From The Pueblo Chieftain (Tracy Harmon):
An amended complaint was filed in Denver District Court Friday by attorneys Travis Stills of the Energy Minerals Law Center in Durango and Jeffrey Parsons with the Western Mining Action Project in Lyons, on behalf of Colorado Citizens Against Toxic Waste. The defendants are the state health department and Steve Tarlton in his capacity as manager of the state’s radiation control program, plus Cotter Corp. also is listed as a party.
Because Colorado radiation regulations require a decommissioning funding plan that outlines a cost estimate for closing the mill, Cotter and state officials have been working since 2009 to try to pin down an updated cost estimate. However, the lawsuit alleges the bond remains inadequate despite the fact that Cotter Corp. has agreed to up the bond from $14.7 million to $20.8 million by June of this year to cover cost of decommissioning the entire mill when it closes. The state estimated cleanup will cost about $43.7 million while Cotter estimated it would be $23.2 million. On Dec. 15, the state health officials agreed to leave the bond at $20.8 million despite public comment that urged it should be $53 million. “We would like to see them (Cotter Corp.) post the entire $43.7 million at least. It is a federal program the state is implementing and adding a 25 percent contingency (an additional $10.9 million) is standard,” Parsons said. “Both the bonding amount and the way it is calculated are serious problems because they are the first line of defense for the taxpayers of Colorado…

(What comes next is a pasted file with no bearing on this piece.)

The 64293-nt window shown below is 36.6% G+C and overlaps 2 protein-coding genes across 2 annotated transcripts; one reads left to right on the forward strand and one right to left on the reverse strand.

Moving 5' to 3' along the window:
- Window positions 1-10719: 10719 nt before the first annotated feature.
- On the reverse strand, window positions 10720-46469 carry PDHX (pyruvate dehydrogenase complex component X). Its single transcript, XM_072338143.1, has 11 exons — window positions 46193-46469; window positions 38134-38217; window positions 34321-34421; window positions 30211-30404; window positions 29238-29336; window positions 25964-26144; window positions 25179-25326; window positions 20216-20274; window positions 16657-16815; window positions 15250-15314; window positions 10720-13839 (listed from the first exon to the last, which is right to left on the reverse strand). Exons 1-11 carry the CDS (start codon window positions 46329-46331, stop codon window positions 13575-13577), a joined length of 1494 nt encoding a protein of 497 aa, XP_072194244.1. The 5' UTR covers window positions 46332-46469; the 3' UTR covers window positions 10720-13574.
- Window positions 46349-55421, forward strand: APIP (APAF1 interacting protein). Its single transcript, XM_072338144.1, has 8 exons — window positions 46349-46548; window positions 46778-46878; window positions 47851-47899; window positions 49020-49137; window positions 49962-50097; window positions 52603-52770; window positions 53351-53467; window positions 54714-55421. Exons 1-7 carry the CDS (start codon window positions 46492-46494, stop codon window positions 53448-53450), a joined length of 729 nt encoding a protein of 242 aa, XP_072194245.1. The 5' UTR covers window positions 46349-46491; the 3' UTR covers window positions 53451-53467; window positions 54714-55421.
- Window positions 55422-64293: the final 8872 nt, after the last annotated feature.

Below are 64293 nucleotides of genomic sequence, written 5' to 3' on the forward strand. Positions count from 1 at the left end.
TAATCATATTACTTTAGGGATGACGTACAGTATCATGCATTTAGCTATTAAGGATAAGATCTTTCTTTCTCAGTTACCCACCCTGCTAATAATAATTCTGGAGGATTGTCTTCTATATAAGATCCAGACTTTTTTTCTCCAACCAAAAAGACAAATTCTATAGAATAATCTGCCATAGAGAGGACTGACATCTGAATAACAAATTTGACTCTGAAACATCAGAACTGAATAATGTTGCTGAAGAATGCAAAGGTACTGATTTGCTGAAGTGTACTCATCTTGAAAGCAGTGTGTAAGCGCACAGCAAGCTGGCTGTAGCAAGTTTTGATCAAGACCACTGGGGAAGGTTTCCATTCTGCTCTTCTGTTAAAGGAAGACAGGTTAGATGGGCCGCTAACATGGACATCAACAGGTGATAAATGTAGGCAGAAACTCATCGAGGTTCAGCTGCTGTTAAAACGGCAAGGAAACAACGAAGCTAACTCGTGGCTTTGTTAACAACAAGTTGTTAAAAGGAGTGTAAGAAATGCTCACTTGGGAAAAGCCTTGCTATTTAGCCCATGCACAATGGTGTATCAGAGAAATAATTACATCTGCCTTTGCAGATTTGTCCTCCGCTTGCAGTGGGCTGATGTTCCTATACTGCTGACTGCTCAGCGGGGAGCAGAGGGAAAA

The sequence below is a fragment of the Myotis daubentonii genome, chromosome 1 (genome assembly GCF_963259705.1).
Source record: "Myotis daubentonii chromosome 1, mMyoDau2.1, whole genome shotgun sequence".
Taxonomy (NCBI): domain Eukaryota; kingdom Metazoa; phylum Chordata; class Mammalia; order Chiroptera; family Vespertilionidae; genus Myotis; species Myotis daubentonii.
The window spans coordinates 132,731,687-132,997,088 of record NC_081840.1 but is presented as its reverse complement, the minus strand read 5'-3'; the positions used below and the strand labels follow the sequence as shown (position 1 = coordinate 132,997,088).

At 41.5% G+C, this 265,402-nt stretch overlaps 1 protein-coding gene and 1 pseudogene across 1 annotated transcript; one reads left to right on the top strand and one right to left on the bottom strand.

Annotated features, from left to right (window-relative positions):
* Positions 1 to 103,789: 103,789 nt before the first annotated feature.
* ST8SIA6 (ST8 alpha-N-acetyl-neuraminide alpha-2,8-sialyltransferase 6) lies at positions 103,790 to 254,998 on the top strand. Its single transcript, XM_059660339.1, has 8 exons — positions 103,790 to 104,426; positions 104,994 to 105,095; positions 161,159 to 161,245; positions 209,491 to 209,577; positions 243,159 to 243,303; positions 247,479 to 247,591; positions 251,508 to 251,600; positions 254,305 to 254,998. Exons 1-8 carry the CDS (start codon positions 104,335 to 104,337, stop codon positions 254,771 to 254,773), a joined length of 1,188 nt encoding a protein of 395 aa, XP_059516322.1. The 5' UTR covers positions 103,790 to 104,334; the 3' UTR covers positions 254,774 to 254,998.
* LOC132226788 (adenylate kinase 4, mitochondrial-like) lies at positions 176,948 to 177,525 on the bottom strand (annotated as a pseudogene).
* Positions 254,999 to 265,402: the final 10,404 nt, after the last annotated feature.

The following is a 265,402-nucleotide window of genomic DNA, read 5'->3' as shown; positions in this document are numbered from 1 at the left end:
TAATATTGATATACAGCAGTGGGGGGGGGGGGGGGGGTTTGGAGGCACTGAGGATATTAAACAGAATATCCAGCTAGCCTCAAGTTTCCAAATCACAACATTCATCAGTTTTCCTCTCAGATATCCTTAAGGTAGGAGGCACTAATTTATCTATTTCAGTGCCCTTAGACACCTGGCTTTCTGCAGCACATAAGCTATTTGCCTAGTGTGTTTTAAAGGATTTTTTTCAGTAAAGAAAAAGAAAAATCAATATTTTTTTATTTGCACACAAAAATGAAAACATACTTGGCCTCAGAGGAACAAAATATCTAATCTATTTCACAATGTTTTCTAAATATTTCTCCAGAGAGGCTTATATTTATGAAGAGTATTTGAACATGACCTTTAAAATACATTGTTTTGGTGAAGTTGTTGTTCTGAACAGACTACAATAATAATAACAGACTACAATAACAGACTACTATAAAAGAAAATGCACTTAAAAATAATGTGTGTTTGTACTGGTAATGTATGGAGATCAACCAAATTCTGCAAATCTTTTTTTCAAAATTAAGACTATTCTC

The suit also alleges that decommission work on the old mill is being done without benefit of any kind of updated decommissioning plan since the last plan was inked in 2005. Parsons said there is no current decommissioning plan, final closure plan or reclamation plan. “That is the huge elephant in the room, they (Cotter) are demolishing old buildings, old tanks and putting them in the tailings impoundments and what is going to happen with the tailings impoundment? Currently, they are pumping back contaminated water to adjust for leaking.
More coverage from Bruce Finley writing for The Denver Post. From the article:
The lawsuit filed in Denver District Court alleges that recent dismantling activity at Cotter’s Cañon City mill is being done without a required plan, presenting a public-health risk as toxic and radioactive waste is dumped into a waste-storage pond. “We have frequent high winds here. I always worry,” said Cañon City resident Sharyn Cunningham, leader of Colorado Citizens Against Toxic Waste. “We’d like an opportunity to weigh in.”[…]
The lawsuit also contends a plume of toxic groundwater contamination from the mill property — identified in 2008 — is flowing unchecked toward the heart of Cañon City and the Arkansas River…
Cotter president Amory Quinn said the lawsuit “doesn’t have anything to do with us” and confirmed that Cotter is dismantling old structures. He said Cotter hopes to move forward with plans to re-engineer and reopen the mill. The health department’s recent approval of a permit for another company to build a uranium mill in southwestern Colorado should have no effect on Cotter’s plans, Quinn said. “We have done millions of dollars’ worth of remedial work in the past few years, and we are going to continue until it is complete,” he said.